However, consumer awareness and demand for probiotics has continued to grow strongly in the US, helping Nebraska Cultures to generate another year of double-digit sales growth, revealed the firm’s director of operations Michael Shahani.
Shahani, who was speaking to NutraIngredients-USA after launching a range of custom probiotic blends containing his firm's flagship Lactobacillus acidophilus DDS-1 strain, said the threat of legal action meant many firms were making very generic statements on pack about digestive health, making it hard for consumers to compare products.
But some firms had also exposed themselves by making statements that could not be supported by research, he said.
"I think there has been a temptation to overstate what it is possible to address with probiotics."
FDA is taking a cue from EFSA
Nebraska Cultures’ new legacy blends come in four varieties and combine Lactobacillus acidophilus DDS-1 with a range of other strains to target children, travelers and those with yeast, fungal and viral infections.
He said: “Talking about faster recovery from traveler’s diarrhea is one thing, but things like improving immune function are much harder to prove and we have seen some big companies get into trouble when making these kinds of claims recently.
“The FDA has also become more strict and it looks like it is taking a cue from EFSA [European Food Safety Authority – which has failed to give the thumbs up to health claims about most probiotic strains in Europe].
“However, as more human studies are conducted, I think we will see more specific claims.”
Nebraska has recently sponsored a human clinical study on DDS-1 and other lactobacilli at the University of Nebraska (which has not yet been published in a peer-reviewed journal) assessing its ability to persist and survive in the gut, he said.
“It is a back to basics study but it’s very important because there are a lot of products out there that really don’t contain anything useful by the time consumers eat them.”
While the bulk of Nebraska Cultures’ sales came from supplying supplement firms with bulk powders, capsules or chewable tablets, it also supplied some food manufacturers, said Shahani.
“This is a growing market but it’s tricky. There are some foods such as cheese and chocolate that are particularly good carriers for probiotics, but that doesn’t mean people want to buy them.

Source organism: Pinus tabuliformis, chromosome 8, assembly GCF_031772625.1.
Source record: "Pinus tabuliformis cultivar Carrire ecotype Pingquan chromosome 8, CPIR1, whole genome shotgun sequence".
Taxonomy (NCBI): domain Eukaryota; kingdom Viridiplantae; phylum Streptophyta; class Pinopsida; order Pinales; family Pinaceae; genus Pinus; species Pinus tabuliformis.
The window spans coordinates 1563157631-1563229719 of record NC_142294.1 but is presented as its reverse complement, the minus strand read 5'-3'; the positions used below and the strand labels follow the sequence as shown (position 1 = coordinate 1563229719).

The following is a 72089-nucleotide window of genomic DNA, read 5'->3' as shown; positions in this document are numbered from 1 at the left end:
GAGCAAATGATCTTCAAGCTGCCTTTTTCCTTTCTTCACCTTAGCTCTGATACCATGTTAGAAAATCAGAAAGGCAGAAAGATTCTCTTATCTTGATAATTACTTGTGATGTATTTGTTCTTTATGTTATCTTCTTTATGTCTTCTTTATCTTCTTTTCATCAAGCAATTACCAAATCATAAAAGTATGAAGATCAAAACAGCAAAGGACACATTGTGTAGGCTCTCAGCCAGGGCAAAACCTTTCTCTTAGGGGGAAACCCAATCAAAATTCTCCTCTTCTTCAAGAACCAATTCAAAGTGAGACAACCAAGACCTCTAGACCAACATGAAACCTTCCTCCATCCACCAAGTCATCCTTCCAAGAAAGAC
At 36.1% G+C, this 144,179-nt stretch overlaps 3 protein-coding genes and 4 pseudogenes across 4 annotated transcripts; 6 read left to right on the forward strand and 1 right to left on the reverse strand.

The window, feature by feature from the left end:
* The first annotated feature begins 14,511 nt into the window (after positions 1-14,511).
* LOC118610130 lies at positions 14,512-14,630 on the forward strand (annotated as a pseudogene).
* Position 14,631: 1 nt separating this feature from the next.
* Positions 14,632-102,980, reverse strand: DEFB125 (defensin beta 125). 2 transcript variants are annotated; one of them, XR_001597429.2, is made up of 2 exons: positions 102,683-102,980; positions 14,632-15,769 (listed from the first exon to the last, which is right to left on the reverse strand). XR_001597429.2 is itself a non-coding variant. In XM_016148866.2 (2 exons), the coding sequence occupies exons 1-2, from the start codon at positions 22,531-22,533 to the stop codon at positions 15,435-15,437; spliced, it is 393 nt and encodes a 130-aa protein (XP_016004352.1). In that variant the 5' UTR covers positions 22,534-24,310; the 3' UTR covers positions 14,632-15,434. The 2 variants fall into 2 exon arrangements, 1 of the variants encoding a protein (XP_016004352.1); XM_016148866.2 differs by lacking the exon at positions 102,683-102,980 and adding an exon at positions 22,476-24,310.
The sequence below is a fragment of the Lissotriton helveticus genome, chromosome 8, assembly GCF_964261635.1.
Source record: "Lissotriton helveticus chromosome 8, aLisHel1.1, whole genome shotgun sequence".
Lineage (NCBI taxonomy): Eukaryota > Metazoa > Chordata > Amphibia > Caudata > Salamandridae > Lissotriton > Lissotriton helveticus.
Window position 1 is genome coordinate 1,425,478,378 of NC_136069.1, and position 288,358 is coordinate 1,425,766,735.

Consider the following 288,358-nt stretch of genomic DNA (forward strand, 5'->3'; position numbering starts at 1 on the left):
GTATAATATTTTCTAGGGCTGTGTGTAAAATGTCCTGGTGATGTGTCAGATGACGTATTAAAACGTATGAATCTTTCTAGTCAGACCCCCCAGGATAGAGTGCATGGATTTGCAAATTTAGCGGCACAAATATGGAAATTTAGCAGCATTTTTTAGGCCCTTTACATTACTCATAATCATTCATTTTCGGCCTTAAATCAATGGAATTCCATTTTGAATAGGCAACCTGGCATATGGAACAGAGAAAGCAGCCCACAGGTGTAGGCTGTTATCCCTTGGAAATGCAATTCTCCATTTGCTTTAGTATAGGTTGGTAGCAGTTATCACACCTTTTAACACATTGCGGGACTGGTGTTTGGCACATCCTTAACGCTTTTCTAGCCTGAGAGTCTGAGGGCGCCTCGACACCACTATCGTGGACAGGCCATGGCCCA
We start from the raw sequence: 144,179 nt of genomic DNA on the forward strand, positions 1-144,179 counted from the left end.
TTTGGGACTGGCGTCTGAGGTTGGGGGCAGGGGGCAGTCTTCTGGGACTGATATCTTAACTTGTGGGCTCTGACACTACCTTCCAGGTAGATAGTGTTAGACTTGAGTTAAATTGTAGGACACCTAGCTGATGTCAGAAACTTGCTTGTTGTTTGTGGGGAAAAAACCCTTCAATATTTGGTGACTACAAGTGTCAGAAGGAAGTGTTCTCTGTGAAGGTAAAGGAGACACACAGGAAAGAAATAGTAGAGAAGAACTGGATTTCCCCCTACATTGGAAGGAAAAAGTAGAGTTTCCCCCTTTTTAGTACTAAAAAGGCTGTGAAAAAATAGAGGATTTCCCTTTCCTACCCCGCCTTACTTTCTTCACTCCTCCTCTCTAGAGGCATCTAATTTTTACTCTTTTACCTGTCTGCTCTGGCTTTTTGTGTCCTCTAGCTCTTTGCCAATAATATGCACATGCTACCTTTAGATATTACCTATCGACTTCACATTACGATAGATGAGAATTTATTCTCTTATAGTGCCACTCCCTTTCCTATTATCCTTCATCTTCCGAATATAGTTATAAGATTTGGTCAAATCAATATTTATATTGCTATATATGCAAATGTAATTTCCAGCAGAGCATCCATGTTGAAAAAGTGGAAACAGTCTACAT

“But we are seeing new applications all the time. For example, we have one customer that’s coming out with a new line of powdered meal replacements containing our probiotics.
“We also work with companies that want to make products containing synbiotics [combining prebiotics and probiotics], but you have to find the right match – in the same way that one fertilizer will work well on roses but not on tomatoes.”
While there were several well-researched products on the market now, some buyers were still focusing more on price than efficacy and stability, he said, with some retailers cashing in on growing demand by developing cheaper products that did not contain meaningful quantities of live bacteria at the end of their shelf-life.
Dr Khem Shahani
Nebraska Cultures’ founder Dr Khem Shahani began his research at the University of Nebraska at Lincoln in the late 1950s where he discovered DDS-1 (Department of Dairy Science strain number one) a particular strain of L. acidophilus showing superior growth, stability and nutritional viability.
However, he did not conduct human clinical trials on DDS-1, although other researchers have used it in human studies, notably on skin disorders, said Michael Shahani. “Dr Shahani’s studies are all either in vitro or animal studies on mice, rats and pigs.”
Commenting on the recent FDA raid of probiotics supplement maker UAS Laboratories, he also stressed that Nebraska Cultures was “not associated with UAS Laboratories in any way [the FDA claimed UAS was making unauthorized drug claims about probiotics including DDS Acidophilus, DDS Plus, and Probioplus DDS]".
He added: “We do not supply them with any product”.
Probiotics and the draft NDI guidance
Last month’s publication of the FDA’s draft guidance on new dietary ingredient (NDI) notifications raised alarm bells in the supplements industry after the FDA noted that “bacteria that have never been consumed as food are unlikely to be dietary ingredients”.
It also said post 1994 changes in fermentation or manufacturing methods could trigger the need for an NDI notification and that a microbial food substance was chemically altered (triggering an NDI notification) if the fermentation media were different than that used for conventional foods.